Can you self check your thermometer with only ice and water?
|In this month's experiment we are going to go through a way to check if your thermometer or temperature data logger is accurate and check whether it may need replacement or recalibration.
For many industries measuring temperature accurately is very important. For example food safety standards in Australia require all thermometers to be accurate within +/-1C. Below we will go through an easy way to confirm accuracy on your probe thermometers and dataloggers using an ice slurry. Ice slurries are used because they will always have a temperature of 0C (with pure water at standard atmospheric pressure)
Fill container ½ full with ice
Pour in cold water until the ice is almost covered
Leave for 2 minutes and stir for 10 seconds - this is an ice slurry
Place probe of thermometer to be tested into the ice slurry and slowly stir and leave it for around 5-10 minutes. If you are calibrating a datalogger, protect the logger in a waterproof bag and immerse the whole logger in the slurry and leave for 15 minutes or longer.
For the datalogger, download the data and the temperature readings should stabilise around 0°C (± 1°C ) taking into account the written manufacturers specification for the unit. For the probe thermometer, the readings should also stabilise to within 1 degree of 0C.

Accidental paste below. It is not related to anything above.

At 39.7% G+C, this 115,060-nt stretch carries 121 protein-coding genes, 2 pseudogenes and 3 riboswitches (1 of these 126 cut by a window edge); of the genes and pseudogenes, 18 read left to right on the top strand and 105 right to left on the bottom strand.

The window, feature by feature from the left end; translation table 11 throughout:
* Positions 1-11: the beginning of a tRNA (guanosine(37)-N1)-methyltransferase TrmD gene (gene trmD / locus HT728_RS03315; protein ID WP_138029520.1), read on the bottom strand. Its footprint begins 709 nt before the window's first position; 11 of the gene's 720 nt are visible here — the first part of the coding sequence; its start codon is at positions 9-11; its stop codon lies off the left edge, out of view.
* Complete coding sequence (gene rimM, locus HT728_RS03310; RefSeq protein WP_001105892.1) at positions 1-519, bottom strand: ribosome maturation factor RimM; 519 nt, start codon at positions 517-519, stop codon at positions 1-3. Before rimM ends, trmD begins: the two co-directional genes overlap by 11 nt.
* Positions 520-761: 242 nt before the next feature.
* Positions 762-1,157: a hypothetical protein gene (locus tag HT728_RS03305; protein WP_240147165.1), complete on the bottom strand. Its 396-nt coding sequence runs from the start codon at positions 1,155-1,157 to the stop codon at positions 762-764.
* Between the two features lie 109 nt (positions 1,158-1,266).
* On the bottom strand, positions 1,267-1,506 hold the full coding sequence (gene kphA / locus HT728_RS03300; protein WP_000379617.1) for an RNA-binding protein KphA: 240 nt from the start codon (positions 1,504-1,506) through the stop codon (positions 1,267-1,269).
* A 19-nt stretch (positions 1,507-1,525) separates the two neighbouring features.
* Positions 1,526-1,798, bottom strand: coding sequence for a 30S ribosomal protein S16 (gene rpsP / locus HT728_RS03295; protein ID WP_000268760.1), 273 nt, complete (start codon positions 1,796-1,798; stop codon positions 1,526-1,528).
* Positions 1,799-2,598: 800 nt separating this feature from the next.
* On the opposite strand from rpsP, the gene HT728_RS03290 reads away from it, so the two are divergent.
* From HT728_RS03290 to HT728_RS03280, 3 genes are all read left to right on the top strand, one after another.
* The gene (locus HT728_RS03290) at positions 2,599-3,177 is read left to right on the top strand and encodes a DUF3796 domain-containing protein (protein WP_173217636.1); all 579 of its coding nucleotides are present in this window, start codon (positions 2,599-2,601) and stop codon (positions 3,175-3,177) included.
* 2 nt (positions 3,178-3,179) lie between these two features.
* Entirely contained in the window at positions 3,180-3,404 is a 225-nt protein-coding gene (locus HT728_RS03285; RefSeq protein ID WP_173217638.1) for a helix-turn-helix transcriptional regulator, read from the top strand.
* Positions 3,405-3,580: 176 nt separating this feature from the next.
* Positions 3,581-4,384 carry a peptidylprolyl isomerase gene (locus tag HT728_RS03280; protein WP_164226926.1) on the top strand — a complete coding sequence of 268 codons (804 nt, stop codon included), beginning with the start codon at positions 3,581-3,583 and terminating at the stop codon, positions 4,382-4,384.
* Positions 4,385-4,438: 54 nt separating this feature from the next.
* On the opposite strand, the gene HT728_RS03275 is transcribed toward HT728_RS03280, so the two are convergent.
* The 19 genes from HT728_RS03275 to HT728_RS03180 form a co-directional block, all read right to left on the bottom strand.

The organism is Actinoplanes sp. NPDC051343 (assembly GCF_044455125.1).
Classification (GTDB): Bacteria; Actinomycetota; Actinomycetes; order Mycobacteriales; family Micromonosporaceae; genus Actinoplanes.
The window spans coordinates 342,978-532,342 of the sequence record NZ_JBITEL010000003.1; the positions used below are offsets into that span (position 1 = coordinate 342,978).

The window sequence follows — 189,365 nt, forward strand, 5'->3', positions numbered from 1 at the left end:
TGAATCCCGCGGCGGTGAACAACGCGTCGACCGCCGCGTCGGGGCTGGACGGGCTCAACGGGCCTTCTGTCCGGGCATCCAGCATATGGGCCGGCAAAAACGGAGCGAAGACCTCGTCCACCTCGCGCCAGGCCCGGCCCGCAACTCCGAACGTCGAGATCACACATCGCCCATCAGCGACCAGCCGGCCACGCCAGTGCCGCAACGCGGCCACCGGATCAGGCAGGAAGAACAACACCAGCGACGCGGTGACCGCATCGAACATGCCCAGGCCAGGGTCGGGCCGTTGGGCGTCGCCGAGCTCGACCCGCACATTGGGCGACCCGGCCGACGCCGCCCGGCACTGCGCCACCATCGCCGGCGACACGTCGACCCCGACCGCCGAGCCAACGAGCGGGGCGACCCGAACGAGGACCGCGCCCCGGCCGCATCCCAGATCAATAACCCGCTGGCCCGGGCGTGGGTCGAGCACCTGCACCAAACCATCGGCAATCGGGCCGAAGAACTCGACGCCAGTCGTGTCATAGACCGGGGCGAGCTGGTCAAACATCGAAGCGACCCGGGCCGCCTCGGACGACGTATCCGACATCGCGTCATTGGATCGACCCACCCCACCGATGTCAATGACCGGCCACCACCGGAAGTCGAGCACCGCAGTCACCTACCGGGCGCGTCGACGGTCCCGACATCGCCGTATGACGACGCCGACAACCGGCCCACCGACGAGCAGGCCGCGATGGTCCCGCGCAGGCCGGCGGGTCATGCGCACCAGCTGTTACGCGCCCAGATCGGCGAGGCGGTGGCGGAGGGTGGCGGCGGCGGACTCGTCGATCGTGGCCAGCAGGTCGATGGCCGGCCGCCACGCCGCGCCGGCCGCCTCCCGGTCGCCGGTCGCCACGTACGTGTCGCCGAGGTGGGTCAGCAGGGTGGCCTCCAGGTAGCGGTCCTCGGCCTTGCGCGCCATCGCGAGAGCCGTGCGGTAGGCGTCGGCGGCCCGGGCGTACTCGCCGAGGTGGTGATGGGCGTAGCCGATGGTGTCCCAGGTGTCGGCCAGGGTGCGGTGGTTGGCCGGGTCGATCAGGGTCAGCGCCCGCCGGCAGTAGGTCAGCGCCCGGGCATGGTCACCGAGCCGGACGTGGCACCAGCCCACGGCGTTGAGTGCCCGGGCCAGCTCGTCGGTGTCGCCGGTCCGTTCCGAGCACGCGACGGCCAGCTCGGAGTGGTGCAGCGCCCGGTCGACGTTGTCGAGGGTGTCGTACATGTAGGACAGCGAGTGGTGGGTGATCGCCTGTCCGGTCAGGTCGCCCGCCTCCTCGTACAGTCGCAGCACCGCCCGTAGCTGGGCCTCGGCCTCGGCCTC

Figure 1: Ice bath ready to be used for self checking of thermometer and data logger
Figure 2: EL-USB-1 submerged in ice bath taking measurements for review
Both the 0560-1113 and EL-USB-1 returned readings of 0.0C when placed in the ice slurry. As both units returned temperature readings within the ± 1°C of 0°C they meet the requirements of the food standard and hypothetically could be returned to service.
Figure 3: 0560-1113 displaying exactly 0.0°C in the ice slurry
Figure 4: Graph of the EL-USB-1 over time when it was submerged in the ice slurry
Ice Slurry calibration checks are a great way of testing whether a thermometer or datalogger is still measuring accurately as they are easy to make, low in cost, and use readily available items. The units we tested passed calibration perfectly, but it could happen that a thermometer may read high or low by less than 1 degree and still pass calibration. In an instance like this, the difference should be recorded and then this value should be used as a correction factor for future readings. For example if a thermometer read 0.5C in the ice slurry, then 0.5C would need to be taken off the readings whenever this thermometer is used.
If you would like to discuss this experiment further please contact one of our friendly Scientists via email or phone on 1300 737 871.